CFP AAG 2016: After New Urbanism

Call for Papers: Association of American Geographers (AAG) Annual Meeting,

29 March – 2 April 2016, San Francisco


After New Urbanism

Session Convenors: Dan Trudeau (Department of Geography, Macalester College, St. Paul, Minnesota, USA) and Susan Moore (Bartlett School of Planning, University College, London, UK).


The planning and design movement known as the New Urbanism, and its associated built forms, has firmly established itself as one of the most influential and prolific development trends of the last century in many parts of the world. New Urbanism can no longer be essentialized as the Seaside, Kentlands, ‘Truman Show’ version oft-referred to when describing the projects associated with the movement. The influence of New Urbanism, its principles, but more exceptionally, its built forms can be found in disparate places, including Masdar City (UAE), Lavasa (India), Jakriborg (Sweden), Orchid Bay (Belize), Melrose Arch (South America), Beacon Cove (Australia). In other words, the influence of New Urbanism is now apparent in every continent. What was largely characterised as a greenfield suburban trend or fad in the US has increasingly found expression through inner city and major regeneration projects in cities the world over.


Yet, the presumed universalism of it as a global suburban movement, with one singular point of origin and replicable template oversimplifies the significance of New Urbanism as a major development trend. The specificity of the (North) American fight against suburban sprawl, the promotion of transit-oriented development and the revitalization of community through traditional neighbourhood scale design practices and planning tools most often associated with the New Urbanism label, is not the ‘universal’ that has travelled and proliferated. Today, the movement has significantly expanded beyond the insular, domestic concerns of its ‘originators’. New Urbanism is now more than ever a heterogeneous movement that produces variegated built forms and communities and its influences are increasingly typified as part of mainstream development ‘best practice’. New Urbanism, it might be argued, is now the norm rather than the exception. In the 30 years since the New Urbanism gained notoriety as a ‘force’ to be reckoned with, we contend that it is time to seriously re-frame and de-universalise the assumptions of New Urbanism to draw critical attention to its heterogeneity, contingency and increasingly mainstream presence.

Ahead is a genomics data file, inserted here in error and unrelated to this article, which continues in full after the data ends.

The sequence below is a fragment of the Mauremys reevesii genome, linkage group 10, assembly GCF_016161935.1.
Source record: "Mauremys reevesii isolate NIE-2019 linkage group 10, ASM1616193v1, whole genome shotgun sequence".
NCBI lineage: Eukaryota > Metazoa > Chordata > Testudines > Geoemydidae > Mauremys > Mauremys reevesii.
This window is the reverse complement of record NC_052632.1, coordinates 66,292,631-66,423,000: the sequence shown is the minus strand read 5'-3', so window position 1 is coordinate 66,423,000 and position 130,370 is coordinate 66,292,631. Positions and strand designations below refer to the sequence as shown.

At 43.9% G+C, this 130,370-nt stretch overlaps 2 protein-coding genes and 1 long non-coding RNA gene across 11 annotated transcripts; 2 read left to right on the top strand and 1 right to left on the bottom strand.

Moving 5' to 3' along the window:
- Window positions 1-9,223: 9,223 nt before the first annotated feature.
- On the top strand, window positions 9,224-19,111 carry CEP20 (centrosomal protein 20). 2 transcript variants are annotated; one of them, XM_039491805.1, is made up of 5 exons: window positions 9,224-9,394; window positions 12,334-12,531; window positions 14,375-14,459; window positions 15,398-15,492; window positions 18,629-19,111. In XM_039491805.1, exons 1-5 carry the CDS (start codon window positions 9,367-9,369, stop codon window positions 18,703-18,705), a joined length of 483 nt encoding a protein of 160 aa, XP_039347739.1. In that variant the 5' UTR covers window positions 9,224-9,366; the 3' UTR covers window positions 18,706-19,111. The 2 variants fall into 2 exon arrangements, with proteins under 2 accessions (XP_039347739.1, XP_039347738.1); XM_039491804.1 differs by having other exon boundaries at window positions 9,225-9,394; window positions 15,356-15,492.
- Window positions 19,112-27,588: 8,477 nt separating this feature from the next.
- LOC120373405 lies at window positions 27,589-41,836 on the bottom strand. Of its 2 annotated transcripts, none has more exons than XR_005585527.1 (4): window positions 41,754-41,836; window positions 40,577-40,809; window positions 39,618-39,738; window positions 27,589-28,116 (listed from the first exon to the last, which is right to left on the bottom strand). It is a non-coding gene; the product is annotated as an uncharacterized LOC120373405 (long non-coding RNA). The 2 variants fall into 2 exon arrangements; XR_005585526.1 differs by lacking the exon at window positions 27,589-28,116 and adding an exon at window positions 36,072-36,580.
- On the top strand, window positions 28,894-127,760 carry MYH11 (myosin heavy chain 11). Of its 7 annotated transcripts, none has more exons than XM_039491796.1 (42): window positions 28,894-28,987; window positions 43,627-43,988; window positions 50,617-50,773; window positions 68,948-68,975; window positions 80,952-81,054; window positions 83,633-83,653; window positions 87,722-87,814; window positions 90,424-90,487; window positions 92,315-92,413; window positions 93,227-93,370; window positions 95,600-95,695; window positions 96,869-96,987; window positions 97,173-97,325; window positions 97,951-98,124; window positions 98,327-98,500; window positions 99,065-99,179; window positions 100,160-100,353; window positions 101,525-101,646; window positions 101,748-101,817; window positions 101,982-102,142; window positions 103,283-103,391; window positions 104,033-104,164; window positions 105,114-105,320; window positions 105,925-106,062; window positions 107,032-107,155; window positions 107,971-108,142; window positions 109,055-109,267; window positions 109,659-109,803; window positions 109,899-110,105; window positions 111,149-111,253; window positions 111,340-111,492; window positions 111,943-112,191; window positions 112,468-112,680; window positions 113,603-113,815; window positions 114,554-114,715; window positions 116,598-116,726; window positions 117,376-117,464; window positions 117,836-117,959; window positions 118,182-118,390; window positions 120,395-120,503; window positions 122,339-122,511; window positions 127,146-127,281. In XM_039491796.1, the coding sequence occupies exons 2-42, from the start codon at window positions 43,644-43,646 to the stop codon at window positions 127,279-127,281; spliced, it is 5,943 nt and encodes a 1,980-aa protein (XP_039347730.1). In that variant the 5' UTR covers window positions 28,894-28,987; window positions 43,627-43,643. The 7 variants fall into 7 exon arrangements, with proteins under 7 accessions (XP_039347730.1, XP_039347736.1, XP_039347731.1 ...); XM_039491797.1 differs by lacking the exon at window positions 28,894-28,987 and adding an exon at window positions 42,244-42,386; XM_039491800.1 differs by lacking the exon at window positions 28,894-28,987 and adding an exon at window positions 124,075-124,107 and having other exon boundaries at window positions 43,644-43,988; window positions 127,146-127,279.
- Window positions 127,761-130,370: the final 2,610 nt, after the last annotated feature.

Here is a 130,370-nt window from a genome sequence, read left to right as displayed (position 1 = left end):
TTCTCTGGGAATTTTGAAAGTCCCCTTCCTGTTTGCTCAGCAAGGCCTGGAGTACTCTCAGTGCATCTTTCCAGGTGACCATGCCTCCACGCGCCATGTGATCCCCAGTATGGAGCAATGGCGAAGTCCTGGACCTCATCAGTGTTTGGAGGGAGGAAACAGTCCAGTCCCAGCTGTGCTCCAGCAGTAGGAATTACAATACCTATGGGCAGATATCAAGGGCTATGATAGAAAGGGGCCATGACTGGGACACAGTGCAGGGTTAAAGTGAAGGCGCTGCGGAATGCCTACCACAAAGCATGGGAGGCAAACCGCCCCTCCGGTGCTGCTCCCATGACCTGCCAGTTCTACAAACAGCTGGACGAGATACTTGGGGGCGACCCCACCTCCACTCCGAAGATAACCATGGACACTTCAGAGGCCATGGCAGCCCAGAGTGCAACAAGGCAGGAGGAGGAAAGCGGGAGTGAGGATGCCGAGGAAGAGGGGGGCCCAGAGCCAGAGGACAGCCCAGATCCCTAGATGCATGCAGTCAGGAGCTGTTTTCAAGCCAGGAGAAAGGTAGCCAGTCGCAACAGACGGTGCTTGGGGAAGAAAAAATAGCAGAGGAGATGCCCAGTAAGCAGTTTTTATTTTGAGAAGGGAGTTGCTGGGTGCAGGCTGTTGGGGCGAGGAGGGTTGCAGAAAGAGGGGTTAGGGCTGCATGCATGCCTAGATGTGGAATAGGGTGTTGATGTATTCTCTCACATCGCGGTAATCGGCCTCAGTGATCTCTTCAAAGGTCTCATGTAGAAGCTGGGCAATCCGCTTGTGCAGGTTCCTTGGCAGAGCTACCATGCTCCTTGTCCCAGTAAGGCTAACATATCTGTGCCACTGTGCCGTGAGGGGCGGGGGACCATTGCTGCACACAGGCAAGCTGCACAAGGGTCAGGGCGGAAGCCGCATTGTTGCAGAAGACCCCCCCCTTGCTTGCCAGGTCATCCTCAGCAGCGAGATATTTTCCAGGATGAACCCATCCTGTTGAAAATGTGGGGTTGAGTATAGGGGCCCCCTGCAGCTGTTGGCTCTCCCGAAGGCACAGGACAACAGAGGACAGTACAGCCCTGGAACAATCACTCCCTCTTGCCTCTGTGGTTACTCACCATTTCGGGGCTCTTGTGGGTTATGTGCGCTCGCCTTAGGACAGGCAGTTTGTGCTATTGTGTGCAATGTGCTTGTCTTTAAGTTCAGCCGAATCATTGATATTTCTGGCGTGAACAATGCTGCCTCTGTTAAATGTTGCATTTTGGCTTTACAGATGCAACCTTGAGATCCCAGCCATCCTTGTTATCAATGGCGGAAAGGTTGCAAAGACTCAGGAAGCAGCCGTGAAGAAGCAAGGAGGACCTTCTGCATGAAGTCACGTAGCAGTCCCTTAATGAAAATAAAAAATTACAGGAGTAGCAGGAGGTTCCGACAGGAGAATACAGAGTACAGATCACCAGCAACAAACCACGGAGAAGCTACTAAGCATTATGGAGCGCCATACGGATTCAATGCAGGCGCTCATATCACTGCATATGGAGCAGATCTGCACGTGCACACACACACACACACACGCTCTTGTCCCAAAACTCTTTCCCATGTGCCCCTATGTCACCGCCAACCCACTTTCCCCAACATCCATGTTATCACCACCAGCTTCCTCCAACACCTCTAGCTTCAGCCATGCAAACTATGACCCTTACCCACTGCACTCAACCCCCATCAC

In this session we seek critical and empirically-driven papers from an international perspective which explore the extent to which it can be argued that we now have multiple New Urbanisms, with a hybridity of forms and processes generally acknowledged as ‘New Urbanist’, suggesting a social, economic and political complexity hitherto under-explored in the existing critiques of the movement as merely a reflection back onto itself (i.e. broken promises, aspirational visions, dubious ideologies, diversions from the original vision, etc.). More specifically, we seek to elaborate what an ‘after’ New Urbanism perspective might look like and how it might contribute to more critical studies of the typification of New Urbanism as mainstream development and planning best practice and the implications this has for better understanding its mobility and global reach.


Papers dealing with, but not limited to, the following themes are welcomed:

  • Mainstreaming of New Urbanism in policy and practice
  • Mobility of the movement in an ‘after’ New Urbanism era
  • Divergence of practices and rationalities and yet a convergence of variegated urban forms in different international contexts that are recognizable as New Urbanism
  • New Urbanism and its significance to understandings of post-suburban politics and governance
  • Place-based contingencies in generating New Urbanism projects


Please send a 250 word abstract to Susan Moore (susan.moore@ucl.ac.uk) and Dan Trudeau (Trudeau@macalester.edu) by October 15th.


CFP AAG 2016: New Discourses of the Old Nation-State: Territories, Identities, Practices

*Call for Papers: AAG Annual Meeting 2016, 29 March2 April, San Francisco*

New Discourses of the Old Nation-State: Territories, Identities, Practices

Session conveners: Ingrid A. Medby (Durham University, UK), and Berit Kristoffersen (UiT – The Arctic University of Norway)

Sponsored by the Political Geography Speciality Group and the Cultural Geography Speciality Group.